To Kluger's credit, his journalism is shot through with humanity and more than a little compassion for smokers themselves. He uses sobering statistics and information (much of it never before published) rather than noisy emotion to reveal both the dangers of smoking and the wildly duplicitous positions the big tobacco makers have taken over the years. There's no good advice, the old saw goes, like a good scare. If Ashes to Ashes doesn't get you to quit, maybe nothing will. -- Salon

Publishers Weekly - Publisher's Weekly
The time is right for a comprehensive history of cigarettes in America and their effect on public health and the economy. This book, passionate yet measured, bulky but absorbing, looms as definitive. Kluger (Simple Justice) traces the rise of the cigarette to the onset of mass production in the late 19th century. He moves forward with cross-cutting stories, about the barons and hucksters who developed the industry, the slow rise of medical and civic concern over smoking and the industry's increasingly obfuscatory and combative stance. Kluger has harsh words for government regulators, long too timid to take on a powerful industry. And while he ultimately indicts industry leader Philip Morris, his narrative suggests that the company, which has moved overseas and also diversified into the food business, has been managed with supreme savvy. Kluger concludes with an innovative policy remedy: because the tobacco companies will inevitably lose big in court someday, why not trade a federal exemption from lawsuits for limits on advertising, higher cigarette taxes, an end to tobacco price supports and required reductions on tar and nicotine? (Apr.)
Library Journal
Two recent releases chronicle the history of the current political status of the controversial tobacco industry from different vantage points. Kluger's (The Paper, LJ 10/15/87) Ashes to Ashes is riveting and highly readable despite its length. From the Native American usage of tobacco through the lawsuits of the 1990s, Kluger follows the industry's agricultural and labor practices, technical advances, and marketing campaigns; he also considers research on tobacco's deleterious health effects and the tobacco control movement. Significant personalities and events such as the invention of the cigarette-rolling machine are featured. An extensive bibliography is provided, and a lengthy list of the Phillip Morris executives (and ex-executives!) are interviewed. Suitable for readers of high school age on up, this book belongs in every library. Much more scholarly, The Cigarette Papers focuses more on one company--Brown & Williamson--and one issue--health effects. In 1994, Glantz received an anonymous package containing thousands of pages of internal documents from Brown & Williamson. The author's analysis of these indicate that, public statements to the contrary, the company did indeed know about the health and safety effects of their products and actively sought to suppress the information. The documents, made available by the University of California via the Internet (http://www.library.ucsf.edu/tobacco), are quoted extensively. Also included is a statement by Brown & Williamson in response to the 1995 publication of some of these data in the Journal of the American Medical Association. This work is extemely thorough and at times makes for tedious reading. Recommended for academic and large public libraries.Eris Weaver, Marin Inst. for the Prevention of Alcohol & Other Drug Problems, Rohnert, Cal.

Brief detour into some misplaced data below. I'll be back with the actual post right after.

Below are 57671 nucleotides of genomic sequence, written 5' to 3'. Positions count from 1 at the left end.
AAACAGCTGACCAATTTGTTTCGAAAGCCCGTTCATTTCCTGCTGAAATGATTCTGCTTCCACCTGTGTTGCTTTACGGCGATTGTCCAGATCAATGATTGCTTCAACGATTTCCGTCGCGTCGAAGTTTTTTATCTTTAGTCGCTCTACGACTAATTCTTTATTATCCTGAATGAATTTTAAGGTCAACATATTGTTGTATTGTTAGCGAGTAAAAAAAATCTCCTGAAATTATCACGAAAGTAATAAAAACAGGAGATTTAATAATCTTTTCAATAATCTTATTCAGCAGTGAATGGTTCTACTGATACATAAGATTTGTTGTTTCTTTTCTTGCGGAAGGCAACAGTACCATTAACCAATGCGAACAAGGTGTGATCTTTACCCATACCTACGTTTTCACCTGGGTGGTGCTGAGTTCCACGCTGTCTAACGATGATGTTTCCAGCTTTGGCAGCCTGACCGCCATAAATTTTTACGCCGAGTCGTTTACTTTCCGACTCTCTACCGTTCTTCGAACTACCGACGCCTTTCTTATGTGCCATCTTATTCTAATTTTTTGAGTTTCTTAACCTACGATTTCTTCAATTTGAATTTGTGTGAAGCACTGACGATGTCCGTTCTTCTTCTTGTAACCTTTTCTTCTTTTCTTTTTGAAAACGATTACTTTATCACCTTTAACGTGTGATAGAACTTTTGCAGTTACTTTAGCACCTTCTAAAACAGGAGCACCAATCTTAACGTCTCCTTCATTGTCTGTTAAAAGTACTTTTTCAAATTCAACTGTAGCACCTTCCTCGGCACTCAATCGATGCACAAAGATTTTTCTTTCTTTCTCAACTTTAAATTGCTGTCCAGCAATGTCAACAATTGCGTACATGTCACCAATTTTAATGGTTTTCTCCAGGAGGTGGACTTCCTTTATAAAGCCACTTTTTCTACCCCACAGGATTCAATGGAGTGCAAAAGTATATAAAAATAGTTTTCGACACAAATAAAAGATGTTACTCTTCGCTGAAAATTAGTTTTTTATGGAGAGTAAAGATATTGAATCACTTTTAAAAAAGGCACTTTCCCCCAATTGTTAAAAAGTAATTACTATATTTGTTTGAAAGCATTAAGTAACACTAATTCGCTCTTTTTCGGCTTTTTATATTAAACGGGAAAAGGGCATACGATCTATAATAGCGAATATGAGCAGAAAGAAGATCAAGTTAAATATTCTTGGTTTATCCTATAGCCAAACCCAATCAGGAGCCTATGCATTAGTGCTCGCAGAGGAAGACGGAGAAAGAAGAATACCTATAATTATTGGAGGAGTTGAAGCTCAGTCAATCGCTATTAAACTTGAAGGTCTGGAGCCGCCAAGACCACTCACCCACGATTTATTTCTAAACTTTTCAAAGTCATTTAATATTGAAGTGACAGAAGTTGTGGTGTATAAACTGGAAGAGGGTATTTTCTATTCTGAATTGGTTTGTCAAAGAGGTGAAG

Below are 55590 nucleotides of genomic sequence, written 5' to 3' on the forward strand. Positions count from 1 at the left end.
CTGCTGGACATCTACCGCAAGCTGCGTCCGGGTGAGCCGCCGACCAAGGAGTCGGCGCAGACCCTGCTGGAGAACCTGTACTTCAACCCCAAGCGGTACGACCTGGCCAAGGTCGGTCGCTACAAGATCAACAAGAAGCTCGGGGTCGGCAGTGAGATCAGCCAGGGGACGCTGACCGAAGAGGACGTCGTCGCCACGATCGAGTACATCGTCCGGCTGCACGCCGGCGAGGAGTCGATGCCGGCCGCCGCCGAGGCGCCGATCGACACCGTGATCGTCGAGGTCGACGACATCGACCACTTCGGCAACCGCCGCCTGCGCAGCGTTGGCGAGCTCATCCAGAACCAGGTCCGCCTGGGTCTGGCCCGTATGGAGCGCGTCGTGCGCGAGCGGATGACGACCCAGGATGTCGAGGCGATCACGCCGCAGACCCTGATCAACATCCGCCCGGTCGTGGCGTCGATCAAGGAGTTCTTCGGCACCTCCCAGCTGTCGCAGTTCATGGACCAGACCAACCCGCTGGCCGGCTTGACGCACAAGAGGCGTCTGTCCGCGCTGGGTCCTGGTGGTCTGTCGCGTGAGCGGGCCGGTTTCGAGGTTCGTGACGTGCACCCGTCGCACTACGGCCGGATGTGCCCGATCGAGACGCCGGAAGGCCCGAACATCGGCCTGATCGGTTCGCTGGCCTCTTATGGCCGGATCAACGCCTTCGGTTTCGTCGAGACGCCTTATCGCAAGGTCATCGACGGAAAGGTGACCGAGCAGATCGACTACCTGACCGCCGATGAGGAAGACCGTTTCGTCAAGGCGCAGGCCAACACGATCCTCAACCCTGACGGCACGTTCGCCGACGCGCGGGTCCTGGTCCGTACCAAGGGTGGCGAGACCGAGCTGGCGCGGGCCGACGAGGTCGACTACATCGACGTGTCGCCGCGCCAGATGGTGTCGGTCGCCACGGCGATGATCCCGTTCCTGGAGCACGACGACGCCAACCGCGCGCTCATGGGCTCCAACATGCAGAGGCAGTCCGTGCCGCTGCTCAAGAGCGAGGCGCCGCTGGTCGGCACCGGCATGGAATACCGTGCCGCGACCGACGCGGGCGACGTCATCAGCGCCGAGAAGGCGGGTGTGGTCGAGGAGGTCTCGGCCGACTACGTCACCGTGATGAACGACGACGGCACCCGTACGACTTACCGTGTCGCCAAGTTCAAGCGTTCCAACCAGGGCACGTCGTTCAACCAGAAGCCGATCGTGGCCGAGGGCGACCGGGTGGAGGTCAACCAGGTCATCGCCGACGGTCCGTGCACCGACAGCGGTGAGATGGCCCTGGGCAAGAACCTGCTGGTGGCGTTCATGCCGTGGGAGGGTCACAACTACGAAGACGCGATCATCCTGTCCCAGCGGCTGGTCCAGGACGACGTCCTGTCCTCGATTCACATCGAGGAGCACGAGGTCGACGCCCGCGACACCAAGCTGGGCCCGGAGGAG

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Knopf Doubleday Publishing Group
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5.30(w) x 8.10(h) x 1.70(d)

Meet the Author

Richard Kluger began a career in journalism at The Wall Street Journal, and was a writer for Forbes magazine and then the New York Post before becoming literary editor of the New York Herald Tribune during its final years. In book publishing he served as executive editor at Simon and Schuster, and editor-in-chief at Atheneum. A fulltime writer since 1974, he is the author of two other works of social history -- Simple Justice, an account of the epochal 1954 Supreme Court decision outlawing school segregation, and The Paper, on the life and death of the Herald Tribune; each was nominated for the National Book Award. The best known of his six novels are Members of the Tribe and The Sheriff of Nottingham. Kluger and his wife, Phyllis, who have two sons and have written two novels together, live near Princton, New Jersey.

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Ashes to Ashes: America's Hundred-Year Cigarette War, the Public Health, and the Unabashed Triumph of Philip Morris 4 out of 5 based on 0 ratings. 4 reviews.